There are a handful of science and social science research papers that have had a profound effect on the way I see the world. A few will illustrate the point; a group of research articles on the effect of different spectra (colors) of light on human behavior by John Ott, read in the mid 70’s, articles by Peter Fenwick on ‘Neurophysiology, Consciousness and Ultimate Reality’, in the early 2000’s, ‘Antigenic evolution of viruses in host populations’, by Rouzinb and Rozchnova, in 2020.
One of the first of these important articles was one whose author(s) I don’t recall. It was in a college class in the late 60’s. Was it sociology, philosophy, political science, don’t remember? It was an article on the perception of freedom. A group of social science researchers conducted an international, cross-cultural study on how freedom is perceived by people from different nationalities.
At the time, over 50 years ago, Western capitalist democracies were in a cold war with the Soviet Union and Iron-Curtain states. So, I found it most interesting that American people stated they were most free because they could travel freely between states and internationally, they had abundant choices of consumer items, there was a perceived political freedom to vote for whomever they thought best, etc. Soviet citizens thought they had the greatest freedoms because the state provided for their needs, of food, health care, and job security. This study demonstrated that freedom is a relative term, depending on what people have been taught, read, and how they assimilated the messages, direct and indirect.
Words like liberty, rights (as in political and human) and choice, are subjective terms given to widely different definitions and interpretation. This discussion is at the very heart of Buddhist teachings.
How we view the world around us is based on the causes and conditions that give rise to our moment-to-moment perception of our provisional reality. It varies by class, race, gender, socio-political system, ethnic world view and factors I can only guess at. This is the basis for the Heart Sūtra informing us that, Form is empty, emptiness form. No sensation, conception, discrimination, awareness, are likewise, like this.
In January 1941 the world was at war in Europe and Asia. America was still climbing out of a disastrous depression and social upheaval, while maintaining its isolation from a world war. Franklin D. Roosevelt presented one of his most stirring and impactful speeches. What an incredible communicator he was (a disclaimer – my father, a product of the depression, conferred FDR saint status). This well-known speech is known as the ‘Four Freedoms’. Roosevelt’s speech explains that these freedoms are universal and not simply for America and Americans.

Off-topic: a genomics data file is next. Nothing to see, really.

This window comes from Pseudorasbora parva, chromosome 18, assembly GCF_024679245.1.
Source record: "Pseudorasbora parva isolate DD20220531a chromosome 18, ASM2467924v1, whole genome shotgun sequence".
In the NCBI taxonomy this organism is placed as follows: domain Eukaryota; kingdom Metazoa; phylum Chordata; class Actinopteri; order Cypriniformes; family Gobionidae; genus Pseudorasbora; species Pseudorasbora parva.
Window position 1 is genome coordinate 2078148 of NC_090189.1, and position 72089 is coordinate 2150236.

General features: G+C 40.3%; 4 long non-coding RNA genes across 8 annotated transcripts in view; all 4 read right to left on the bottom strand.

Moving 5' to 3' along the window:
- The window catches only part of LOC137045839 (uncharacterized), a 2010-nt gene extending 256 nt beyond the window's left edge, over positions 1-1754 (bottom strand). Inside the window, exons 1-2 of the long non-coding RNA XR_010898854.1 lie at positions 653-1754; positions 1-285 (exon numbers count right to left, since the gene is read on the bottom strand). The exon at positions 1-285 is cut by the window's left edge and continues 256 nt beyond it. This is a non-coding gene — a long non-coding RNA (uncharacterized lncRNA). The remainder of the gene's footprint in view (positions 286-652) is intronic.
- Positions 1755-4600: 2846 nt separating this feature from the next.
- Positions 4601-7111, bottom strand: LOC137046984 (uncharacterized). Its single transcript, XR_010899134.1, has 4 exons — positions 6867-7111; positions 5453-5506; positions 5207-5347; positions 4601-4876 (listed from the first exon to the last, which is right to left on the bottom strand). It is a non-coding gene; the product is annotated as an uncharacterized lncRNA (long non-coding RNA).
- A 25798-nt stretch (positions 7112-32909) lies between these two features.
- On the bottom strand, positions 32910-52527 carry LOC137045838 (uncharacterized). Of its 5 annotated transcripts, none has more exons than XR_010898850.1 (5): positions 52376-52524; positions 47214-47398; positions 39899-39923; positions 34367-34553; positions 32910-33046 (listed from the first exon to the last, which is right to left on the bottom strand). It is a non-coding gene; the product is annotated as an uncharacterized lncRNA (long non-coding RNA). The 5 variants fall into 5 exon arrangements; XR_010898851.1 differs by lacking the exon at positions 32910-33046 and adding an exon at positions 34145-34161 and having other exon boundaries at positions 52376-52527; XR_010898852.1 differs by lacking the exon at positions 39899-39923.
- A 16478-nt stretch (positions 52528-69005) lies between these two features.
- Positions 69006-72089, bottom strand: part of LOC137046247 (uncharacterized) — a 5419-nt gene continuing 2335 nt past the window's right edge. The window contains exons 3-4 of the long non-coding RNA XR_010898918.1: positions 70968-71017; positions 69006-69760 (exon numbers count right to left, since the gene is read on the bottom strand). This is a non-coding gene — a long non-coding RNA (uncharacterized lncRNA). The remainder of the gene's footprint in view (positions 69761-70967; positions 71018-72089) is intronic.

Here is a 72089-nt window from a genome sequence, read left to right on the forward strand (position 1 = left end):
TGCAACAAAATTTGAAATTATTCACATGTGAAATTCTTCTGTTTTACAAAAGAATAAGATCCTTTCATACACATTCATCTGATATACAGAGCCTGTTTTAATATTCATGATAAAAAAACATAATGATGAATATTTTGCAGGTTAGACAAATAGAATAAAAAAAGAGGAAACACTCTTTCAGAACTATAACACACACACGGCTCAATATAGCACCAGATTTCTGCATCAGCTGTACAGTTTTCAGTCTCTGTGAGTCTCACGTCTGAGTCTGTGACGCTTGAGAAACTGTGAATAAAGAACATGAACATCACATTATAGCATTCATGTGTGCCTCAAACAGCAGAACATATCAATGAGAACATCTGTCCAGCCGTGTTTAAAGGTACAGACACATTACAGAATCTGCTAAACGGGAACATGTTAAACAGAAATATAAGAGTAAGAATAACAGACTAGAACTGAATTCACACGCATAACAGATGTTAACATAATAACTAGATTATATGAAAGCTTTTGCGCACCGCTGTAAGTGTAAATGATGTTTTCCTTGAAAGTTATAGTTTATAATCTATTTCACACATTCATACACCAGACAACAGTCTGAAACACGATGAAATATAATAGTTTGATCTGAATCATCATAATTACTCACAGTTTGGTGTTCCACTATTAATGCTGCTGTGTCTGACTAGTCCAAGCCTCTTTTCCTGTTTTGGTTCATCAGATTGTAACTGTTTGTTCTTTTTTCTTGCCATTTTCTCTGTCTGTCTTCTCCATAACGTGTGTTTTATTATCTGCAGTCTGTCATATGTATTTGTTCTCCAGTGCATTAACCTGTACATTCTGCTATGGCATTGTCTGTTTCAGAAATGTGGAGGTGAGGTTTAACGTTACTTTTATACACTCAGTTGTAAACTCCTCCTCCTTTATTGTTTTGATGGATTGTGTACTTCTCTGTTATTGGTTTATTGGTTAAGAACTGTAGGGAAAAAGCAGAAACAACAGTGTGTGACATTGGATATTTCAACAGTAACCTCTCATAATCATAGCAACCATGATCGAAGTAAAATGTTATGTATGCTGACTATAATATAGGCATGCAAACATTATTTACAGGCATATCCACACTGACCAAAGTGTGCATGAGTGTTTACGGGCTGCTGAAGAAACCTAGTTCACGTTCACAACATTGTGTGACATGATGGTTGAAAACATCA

A summary of the four freedoms are:
Freedom of speech – individuals have the right to express themselves and their and their ideas without retribution
Freedom of Religion – all people should be able practice their religious beliefs according to their conscience.
Freedom From Want – the idea that all individuals have the right to food and shelter.
Freedom From fear – a lessening of tensions around the world, created largely by a major reduction in weapons.
Some historians assert that the first two of these freedoms are part of the fabric of the constitution, while the final two are a great departure from that document. Interesting! From a Buddhist perspective all four are essential to human wellbeing. To put a finer point on it, there are Buddhist teaching that propose these four teachings, and a few others, are important for a person in their spiritual journey.
A number of volatile, existential, issues are not nearly so well delineated as the Four Freedoms. As I repeat many times, ‘Buddhism is not singular, it is plural, as in Buddhisms’. Additionally, Buddhism is a process, continually evolving. Different school and sects of Buddhism will have diametrically opposed responses to many of the more controversial issues.
During a recent gathering, someone asked a question something like this, ‘What does Buddhism do to reduce the polarization we see in the world today?’ To begin let me say that Buddhism alone can not make things better. It takes people from all the faith traditions to work side by side to mitigate this discord. We must recognize the interrelatedness of all we can perceive around us. The interconnections with other faith traditions are just as real.
An important Tendai teaching that is relevant when discussing the more volatile concerns is that we examine a question or assertion with an open mind. We don’t need to abandon our own position, but we try to understand the complex set of causes and conditions that led the other person to their position. Try to engage in discussion rather than limit our response to our own preset ideas and opinions. Those preset ideas can also be delusion and hinderance.
A very difficult thing is to not react before listening to the other person’s perspective. I must admit that I have not always followed this advice. It isn’t easy. If this were simple, we would have many fewer disagreeable arguments. This is the Middle Way. This is the Middle Way – in action.
As we navigate the many contentious, divisive, issues before us in the provisional world we live in, let us recall the words in the Heart Sūtra, “With no hinderance in the mind, no hinderance and therefore no fear, far beyond deluded thoughts this is Nirvana”. This is a teaching that samsara (the world of discontentedness) and Nirvana (the world of śūnyatā) are not different and not the same. We traverse these two realities each moment, both samsara and nirvana simultaneously, step by step.
Patience, humility, and perseverance are far more valuable than a quick temper, self-righteousness, and arrogance, in transforming discord to peace. Let this be a manifold practice.
With Love and Gassho. . . Monshin